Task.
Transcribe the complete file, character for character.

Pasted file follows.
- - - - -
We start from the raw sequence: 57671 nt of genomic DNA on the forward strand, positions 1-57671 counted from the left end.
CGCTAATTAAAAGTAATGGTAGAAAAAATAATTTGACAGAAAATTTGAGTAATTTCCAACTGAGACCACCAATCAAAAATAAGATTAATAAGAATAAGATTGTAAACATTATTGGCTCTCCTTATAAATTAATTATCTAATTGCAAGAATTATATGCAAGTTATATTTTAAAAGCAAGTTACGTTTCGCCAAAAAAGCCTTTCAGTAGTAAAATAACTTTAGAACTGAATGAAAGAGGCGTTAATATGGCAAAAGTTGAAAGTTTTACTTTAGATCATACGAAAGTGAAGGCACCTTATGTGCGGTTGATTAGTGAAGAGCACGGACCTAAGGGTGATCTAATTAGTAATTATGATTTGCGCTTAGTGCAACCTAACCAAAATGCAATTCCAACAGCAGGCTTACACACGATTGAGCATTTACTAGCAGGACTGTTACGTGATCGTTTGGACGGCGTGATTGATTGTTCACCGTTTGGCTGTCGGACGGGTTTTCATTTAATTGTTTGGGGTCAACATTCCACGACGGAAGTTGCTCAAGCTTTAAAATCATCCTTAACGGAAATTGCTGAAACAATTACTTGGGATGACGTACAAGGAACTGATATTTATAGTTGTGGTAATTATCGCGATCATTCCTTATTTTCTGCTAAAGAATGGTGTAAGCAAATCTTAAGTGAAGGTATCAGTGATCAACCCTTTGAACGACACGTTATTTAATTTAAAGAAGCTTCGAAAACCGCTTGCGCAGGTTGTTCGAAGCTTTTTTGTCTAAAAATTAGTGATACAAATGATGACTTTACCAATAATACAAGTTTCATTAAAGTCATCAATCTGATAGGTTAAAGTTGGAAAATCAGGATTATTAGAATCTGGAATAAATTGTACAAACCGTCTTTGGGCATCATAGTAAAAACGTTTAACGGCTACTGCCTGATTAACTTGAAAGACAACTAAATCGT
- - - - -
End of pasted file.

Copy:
We start from the raw sequence: 57671 nt of genomic DNA on the forward strand, positions 1-57671 counted from the left end.
CGCTAATTAAAAGTAATGGTAGAAAAAATAATTTGACAGAAAATTTGAGTAATTTCCAACTGAGACCACCAATCAAAAATAAGATTAATAAGAATAAGATTGTAAACATTATTGGCTCTCCTTATAAATTAATTATCTAATTGCAAGAATTATATGCAAGTTATATTTTAAAAGCAAGTTACGTTTCGCCAAAAAAGCCTTTCAGTAGTAAAATAACTTTAGAACTGAATGAAAGAGGCGTTAATATGGCAAAAGTTGAAAGTTTTACTTTAGATCATACGAAAGTGAAGGCACCTTATGTGCGGTTGATTAGTGAAGAGCACGGACCTAAGGGTGATCTAATTAGTAATTATGATTTGCGCTTAGTGCAACCTAACCAAAATGCAATTCCAACAGCAGGCTTACACACGATTGAGCATTTACTAGCAGGACTGTTACGTGATCGTTTGGACGGCGTGATTGATTGTTCACCGTTTGGCTGTCGGACGGGTTTTCATTTAATTGTTTGGGGTCAACATTCCACGACGGAAGTTGCTCAAGCTTTAAAATCATCCTTAACGGAAATTGCTGAAACAATTACTTGGGATGACGTACAAGGAACTGATATTTATAGTTGTGGTAATTATCGCGATCATTCCTTATTTTCTGCTAAAGAATGGTGTAAGCAAATCTTAAGTGAAGGTATCAGTGATCAACCCTTTGAACGACACGTTATTTAATTTAAAGAAGCTTCGAAAACCGCTTGCGCAGGTTGTTCGAAGCTTTTTTGTCTAAAAATTAGTGATACAAATGATGACTTTACCAATAATACAAGTTTCATTAAAGTCATCAATCTGATAGGTTAAAGTTGGAAAATCAGGATTATTAGAATCTGGAATAAATTGTACAAACCGTCTTTGGGCATCATAGTAAAAACGTTTAACGGCTACTGCCTGATTAACTTGAAAGACAACTAAATCGT